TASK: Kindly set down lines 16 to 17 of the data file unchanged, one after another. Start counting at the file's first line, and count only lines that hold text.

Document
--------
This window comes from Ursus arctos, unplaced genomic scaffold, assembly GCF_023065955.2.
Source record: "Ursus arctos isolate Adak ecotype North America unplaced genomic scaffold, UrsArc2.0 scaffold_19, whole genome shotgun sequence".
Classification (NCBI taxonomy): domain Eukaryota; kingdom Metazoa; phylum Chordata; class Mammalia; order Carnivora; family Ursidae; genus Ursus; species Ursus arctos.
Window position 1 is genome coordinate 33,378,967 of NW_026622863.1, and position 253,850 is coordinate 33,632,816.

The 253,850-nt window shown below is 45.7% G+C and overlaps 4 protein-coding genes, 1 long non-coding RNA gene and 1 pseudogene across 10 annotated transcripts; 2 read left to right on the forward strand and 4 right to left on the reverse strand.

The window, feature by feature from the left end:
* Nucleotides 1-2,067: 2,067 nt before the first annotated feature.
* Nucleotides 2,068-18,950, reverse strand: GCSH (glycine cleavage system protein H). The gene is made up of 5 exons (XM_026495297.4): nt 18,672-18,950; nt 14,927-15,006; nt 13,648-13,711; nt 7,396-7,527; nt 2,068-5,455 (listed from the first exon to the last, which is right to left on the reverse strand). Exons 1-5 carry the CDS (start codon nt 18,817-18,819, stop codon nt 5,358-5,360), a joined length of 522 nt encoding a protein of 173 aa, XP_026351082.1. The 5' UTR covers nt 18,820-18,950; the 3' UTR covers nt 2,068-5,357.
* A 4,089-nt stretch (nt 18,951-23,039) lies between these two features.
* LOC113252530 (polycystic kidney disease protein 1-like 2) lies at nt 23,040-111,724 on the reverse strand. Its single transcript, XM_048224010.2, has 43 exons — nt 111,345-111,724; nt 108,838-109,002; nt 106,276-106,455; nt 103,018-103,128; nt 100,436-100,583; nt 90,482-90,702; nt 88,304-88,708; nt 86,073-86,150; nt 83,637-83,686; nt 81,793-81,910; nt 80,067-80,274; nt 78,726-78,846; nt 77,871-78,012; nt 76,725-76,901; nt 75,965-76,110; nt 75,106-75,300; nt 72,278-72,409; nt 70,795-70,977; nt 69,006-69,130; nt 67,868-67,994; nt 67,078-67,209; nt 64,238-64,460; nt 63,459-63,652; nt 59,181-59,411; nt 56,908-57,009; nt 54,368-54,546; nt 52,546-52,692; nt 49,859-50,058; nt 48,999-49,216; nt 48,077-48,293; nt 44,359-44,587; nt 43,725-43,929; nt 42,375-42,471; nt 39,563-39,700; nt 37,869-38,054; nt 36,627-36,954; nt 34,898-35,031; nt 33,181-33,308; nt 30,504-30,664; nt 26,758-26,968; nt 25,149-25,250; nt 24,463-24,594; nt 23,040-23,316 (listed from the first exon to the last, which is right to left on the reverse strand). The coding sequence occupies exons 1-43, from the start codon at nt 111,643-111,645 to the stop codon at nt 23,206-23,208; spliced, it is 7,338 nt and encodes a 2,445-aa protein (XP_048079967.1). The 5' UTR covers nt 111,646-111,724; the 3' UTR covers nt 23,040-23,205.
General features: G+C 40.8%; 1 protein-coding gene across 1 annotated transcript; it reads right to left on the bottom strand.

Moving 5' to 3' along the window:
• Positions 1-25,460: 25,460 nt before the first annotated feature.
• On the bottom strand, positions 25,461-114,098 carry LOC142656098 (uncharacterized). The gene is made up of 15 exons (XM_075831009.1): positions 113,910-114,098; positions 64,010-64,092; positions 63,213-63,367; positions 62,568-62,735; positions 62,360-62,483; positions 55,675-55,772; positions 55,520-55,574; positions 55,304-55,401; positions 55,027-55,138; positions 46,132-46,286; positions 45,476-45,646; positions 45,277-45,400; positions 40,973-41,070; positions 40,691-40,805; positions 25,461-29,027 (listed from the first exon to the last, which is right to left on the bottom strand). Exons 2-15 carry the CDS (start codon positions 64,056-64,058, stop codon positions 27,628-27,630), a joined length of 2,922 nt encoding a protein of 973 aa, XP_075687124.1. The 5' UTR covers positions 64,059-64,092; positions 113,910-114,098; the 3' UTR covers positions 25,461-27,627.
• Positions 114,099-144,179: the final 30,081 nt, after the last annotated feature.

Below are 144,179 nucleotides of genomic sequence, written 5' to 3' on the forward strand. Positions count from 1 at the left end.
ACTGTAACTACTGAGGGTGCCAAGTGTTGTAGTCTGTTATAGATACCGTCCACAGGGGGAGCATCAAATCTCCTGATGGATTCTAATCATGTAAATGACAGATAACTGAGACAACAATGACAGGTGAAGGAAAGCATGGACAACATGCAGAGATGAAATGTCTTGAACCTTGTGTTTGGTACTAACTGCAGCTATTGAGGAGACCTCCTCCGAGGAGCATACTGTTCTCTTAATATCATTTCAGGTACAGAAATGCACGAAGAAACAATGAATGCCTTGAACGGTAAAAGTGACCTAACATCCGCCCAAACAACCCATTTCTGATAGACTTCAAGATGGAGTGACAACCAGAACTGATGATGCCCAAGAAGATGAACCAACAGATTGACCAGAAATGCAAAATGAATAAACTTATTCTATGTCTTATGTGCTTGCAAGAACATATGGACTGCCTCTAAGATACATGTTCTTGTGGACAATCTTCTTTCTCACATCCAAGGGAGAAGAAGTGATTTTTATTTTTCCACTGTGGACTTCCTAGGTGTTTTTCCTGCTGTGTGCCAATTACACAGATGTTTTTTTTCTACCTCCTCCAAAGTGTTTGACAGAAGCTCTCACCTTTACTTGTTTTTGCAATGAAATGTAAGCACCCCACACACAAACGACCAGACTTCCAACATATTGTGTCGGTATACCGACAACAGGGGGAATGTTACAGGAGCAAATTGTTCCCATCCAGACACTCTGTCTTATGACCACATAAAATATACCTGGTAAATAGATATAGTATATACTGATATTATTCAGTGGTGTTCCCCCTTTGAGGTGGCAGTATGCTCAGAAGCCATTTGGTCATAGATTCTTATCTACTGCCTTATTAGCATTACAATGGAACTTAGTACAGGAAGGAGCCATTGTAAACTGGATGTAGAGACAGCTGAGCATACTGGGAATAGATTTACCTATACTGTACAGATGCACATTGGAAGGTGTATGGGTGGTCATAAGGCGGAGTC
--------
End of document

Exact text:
Below are 144,179 nucleotides of genomic sequence, written 5' to 3' on the forward strand. Positions count from 1 at the left end.
ACTGTAACTACTGAGGGTGCCAAGTGTTGTAGTCTGTTATAGATACCGTCCACAGGGGGAGCATCAAATCTCCTGATGGATTCTAATCATGTAAATGACAGATAACTGAGACAACAATGACAGGTGAAGGAAAGCATGGACAACATGCAGAGATGAAATGTCTTGAACCTTGTGTTTGGTACTAACTGCAGCTATTGAGGAGACCTCCTCCGAGGAGCATACTGTTCTCTTAATATCATTTCAGGTACAGAAATGCACGAAGAAACAATGAATGCCTTGAACGGTAAAAGTGACCTAACATCCGCCCAAACAACCCATTTCTGATAGACTTCAAGATGGAGTGACAACCAGAACTGATGATGCCCAAGAAGATGAACCAACAGATTGACCAGAAATGCAAAATGAATAAACTTATTCTATGTCTTATGTGCTTGCAAGAACATATGGACTGCCTCTAAGATACATGTTCTTGTGGACAATCTTCTTTCTCACATCCAAGGGAGAAGAAGTGATTTTTATTTTTCCACTGTGGACTTCCTAGGTGTTTTTCCTGCTGTGTGCCAATTACACAGATGTTTTTTTTCTACCTCCTCCAAAGTGTTTGACAGAAGCTCTCACCTTTACTTGTTTTTGCAATGAAATGTAAGCACCCCACACACAAACGACCAGACTTCCAACATATTGTGTCGGTATACCGACAACAGGGGGAATGTTACAGGAGCAAATTGTTCCCATCCAGACACTCTGTCTTATGACCACATAAAATATACCTGGTAAATAGATATAGTATATACTGATATTATTCAGTGGTGTTCCCCCTTTGAGGTGGCAGTATGCTCAGAAGCCATTTGGTCATAGATTCTTATCTACTGCCTTATTAGCATTACAATGGAACTTAGTACAGGAAGGAGCCATTGTAAACTGGATGTAGAGACAGCTGAGCATACTGGGAATAGATTTACCTATACTGTACAGATGCACATTGGAAGGTGTATGGGTGGTCATAAGGCGGAGTC